When it comes to artwork that is based on Impressionism, one name tends to come up more than any other: Claude Monet. Born in 1840 in Paris, Monet did not come from a wealthy family as many other period artists. His father was a grocery store owner, in fact, and his mother made some spare money on the side as a singer. Many people are aware of the name Claude Monet, but don’t know the man very well. These interesting facts about him will be able to change that.
1. His Name Isn’t Actually Claude
The Monet’s were a strong Catholic family. They very much instilled the Catholic doctrine in Monet from an early age. Part of that tradition came with the early baptism. Monet was baptized and given the official name of Oscar-Claude. His parents always called him Oscar. Part of the reason for this was because Monet’s father was also named Claude, so it served to set the two men apart. Monet would become famous without the Oscar name attached, however, but to some he will always be Oscar instead of Claude.
2. He Was an Atheist
Despite being born into a Catholic family, Monet found himself not believing in God at all. Later on in life, he officially renounced the church and decided to become an atheist. The reasons behind the change aren’t really known, but there is a certain power in Monet’s work that some might contribute to the fact that Monet had found himself and filled his spiritual life with something that he had finally found to be meaningful.
3. His Father Hated the Creativity
Monet was drawing by the age of 5. His first drawings tended to be caricatures of the teachers that he had in school. He was known to fill entire school books with drawings instead of the assignments that were due. Over time, after his family moved to the community of Le Havre, Monet became famous in his own right for the drawings he would create of the town’s residents. His father hated all of the drawing and creativity. His goal was to have his son join in on the grocery business. His mother, however, completed supported every artistic endeavor Monet attempted.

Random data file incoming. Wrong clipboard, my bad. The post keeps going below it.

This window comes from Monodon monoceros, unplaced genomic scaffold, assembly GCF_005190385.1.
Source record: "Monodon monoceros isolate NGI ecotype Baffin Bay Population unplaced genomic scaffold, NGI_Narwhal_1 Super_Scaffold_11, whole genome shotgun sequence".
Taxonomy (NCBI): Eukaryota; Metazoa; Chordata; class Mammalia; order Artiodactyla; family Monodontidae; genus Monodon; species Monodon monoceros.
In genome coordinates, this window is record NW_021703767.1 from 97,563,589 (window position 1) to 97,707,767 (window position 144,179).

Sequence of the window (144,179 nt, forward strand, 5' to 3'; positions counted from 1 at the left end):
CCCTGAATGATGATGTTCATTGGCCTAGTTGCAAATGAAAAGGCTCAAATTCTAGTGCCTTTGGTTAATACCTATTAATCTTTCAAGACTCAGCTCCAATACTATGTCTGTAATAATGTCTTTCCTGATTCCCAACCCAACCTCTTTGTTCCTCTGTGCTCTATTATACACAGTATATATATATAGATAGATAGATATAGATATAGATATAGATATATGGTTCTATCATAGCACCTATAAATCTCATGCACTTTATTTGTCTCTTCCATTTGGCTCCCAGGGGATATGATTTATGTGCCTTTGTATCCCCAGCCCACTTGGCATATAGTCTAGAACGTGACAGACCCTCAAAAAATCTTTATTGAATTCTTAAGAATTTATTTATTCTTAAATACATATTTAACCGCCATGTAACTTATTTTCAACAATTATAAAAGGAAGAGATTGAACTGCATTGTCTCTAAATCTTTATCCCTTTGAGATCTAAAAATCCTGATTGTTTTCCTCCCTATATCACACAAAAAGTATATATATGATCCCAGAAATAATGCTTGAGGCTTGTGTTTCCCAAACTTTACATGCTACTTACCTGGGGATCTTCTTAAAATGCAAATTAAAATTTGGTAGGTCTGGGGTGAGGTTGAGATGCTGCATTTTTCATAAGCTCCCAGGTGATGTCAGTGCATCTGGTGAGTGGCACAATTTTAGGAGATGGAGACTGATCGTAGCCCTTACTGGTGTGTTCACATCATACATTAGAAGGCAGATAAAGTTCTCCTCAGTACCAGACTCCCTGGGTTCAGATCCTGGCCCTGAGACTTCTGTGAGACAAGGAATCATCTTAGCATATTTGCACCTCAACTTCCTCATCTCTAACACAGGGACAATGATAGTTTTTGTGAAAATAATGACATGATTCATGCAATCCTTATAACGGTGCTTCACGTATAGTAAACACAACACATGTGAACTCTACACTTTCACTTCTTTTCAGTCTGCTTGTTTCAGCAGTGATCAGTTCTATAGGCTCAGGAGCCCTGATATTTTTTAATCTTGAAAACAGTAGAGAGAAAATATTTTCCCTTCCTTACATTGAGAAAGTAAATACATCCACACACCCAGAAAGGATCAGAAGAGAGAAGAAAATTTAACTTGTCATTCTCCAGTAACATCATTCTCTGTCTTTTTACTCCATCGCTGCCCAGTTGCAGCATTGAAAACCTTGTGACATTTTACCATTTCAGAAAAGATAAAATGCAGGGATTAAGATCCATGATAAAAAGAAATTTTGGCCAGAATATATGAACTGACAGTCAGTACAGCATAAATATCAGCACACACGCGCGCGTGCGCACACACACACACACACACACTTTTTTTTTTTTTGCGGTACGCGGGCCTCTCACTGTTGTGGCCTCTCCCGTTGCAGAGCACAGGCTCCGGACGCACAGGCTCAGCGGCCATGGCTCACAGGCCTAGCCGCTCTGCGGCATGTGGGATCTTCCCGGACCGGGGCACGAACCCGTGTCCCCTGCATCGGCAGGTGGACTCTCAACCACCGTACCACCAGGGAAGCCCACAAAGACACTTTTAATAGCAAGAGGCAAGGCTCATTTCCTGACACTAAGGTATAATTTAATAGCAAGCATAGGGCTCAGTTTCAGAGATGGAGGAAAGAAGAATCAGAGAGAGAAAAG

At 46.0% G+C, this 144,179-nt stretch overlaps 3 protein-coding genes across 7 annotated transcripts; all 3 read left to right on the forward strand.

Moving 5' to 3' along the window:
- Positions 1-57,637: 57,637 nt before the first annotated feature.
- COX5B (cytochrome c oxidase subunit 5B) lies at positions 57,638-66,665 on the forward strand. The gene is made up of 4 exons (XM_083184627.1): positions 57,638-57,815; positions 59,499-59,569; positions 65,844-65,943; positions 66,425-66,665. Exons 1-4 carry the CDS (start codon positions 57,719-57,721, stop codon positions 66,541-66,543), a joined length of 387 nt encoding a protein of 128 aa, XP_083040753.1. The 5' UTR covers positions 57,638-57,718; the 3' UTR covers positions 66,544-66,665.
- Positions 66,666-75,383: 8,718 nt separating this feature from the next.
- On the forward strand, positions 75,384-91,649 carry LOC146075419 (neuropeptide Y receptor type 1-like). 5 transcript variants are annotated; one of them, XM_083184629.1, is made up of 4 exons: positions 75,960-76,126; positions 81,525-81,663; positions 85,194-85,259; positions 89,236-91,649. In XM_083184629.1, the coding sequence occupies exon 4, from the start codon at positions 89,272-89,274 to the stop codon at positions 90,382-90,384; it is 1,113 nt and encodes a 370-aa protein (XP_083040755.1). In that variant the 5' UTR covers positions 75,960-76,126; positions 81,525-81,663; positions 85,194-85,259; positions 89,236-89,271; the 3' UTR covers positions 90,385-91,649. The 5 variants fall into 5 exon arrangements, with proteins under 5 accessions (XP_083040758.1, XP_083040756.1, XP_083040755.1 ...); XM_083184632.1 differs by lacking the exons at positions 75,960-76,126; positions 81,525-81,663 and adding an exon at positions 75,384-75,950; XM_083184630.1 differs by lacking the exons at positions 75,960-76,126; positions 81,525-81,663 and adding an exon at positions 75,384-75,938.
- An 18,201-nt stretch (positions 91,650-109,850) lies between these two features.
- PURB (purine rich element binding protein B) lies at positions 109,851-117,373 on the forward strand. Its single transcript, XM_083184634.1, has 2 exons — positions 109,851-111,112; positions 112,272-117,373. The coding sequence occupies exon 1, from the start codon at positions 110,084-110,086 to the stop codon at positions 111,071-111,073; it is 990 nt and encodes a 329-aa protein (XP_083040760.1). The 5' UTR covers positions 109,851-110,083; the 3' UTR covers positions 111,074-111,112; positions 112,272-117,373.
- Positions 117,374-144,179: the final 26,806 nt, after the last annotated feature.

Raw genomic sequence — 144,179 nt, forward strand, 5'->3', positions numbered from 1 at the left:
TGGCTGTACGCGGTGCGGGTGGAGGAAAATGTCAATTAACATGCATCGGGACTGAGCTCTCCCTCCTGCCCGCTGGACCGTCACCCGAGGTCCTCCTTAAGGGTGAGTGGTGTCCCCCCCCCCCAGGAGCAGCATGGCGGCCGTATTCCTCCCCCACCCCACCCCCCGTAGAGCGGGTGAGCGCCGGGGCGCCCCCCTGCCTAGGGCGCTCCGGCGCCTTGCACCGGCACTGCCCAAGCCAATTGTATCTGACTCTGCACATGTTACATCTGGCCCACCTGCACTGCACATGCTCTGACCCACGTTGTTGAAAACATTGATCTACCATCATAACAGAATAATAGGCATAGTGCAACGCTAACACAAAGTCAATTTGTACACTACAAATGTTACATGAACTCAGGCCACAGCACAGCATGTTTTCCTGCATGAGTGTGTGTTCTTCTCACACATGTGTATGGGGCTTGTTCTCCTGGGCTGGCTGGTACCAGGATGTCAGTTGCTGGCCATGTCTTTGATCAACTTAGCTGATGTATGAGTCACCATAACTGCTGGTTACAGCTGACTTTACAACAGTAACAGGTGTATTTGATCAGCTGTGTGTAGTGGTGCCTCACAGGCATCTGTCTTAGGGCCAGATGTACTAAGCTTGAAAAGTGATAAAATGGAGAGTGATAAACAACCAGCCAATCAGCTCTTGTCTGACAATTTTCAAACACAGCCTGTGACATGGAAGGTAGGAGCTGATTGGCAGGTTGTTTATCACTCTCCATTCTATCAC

4. Typhoid and Art, Forever Linked
At the age of 17, Monet’s mother passed away and so he went to live with his aunt so that he could pursue an art education in Paris. Despite the opportunity to study art, Money decided to join the military in 1859. It was a 7 year assignment that he had agreed to serve, but in his second year of service, he contracted a bad case of typhoid fever. At the pleadings of his aunt, Monet was released from the military on one condition – he had to complete an art course at an accredited school.
5. Monet Hated Modern Art
One of the biggest struggles that Monet always faced was the fact that he had no love for the modern art at the time. The traditional techniques seemed bland and boring. For this reason, Monet decided to apprentice under Charles Gleyre, a Swiss artist who wanted to experiment with new techniques. Over time, Money would run into other artists that felt the same way he did about traditional art. The group of artists would meet regularly to discuss what changes could impact the art world and those discussions eventually went on to become the foundation of Impressionism.
6. He Loved To Paint His Wife
Monet was a family man above anything else. He enjoyed painting, but he enjoyed painting his family more. That’s one of the reasons why his wife is the model in many of the paintings that brought him acclaim over the years. There’s probably another hidden fact in here: that Monet may not have had the money available to hire models to pose for a painting. Monet’s wife is featured in paintings like Women in the Garden and On the Bank of the Seine.
7. An Intense Painting
Monet and his wife had two sons together, but when their second son was born in 1878, her health was not good. She was already suffering from tuberculosis and then she was diagnosed a little later on with uterine cancer. She passed away just a year later and Money painted his wife while she was on her deathbed. It may have been well over a century ago, but it is still one of the most intense paintings that anyone will ever see.
8. A Critic’s Scorn Brought Fame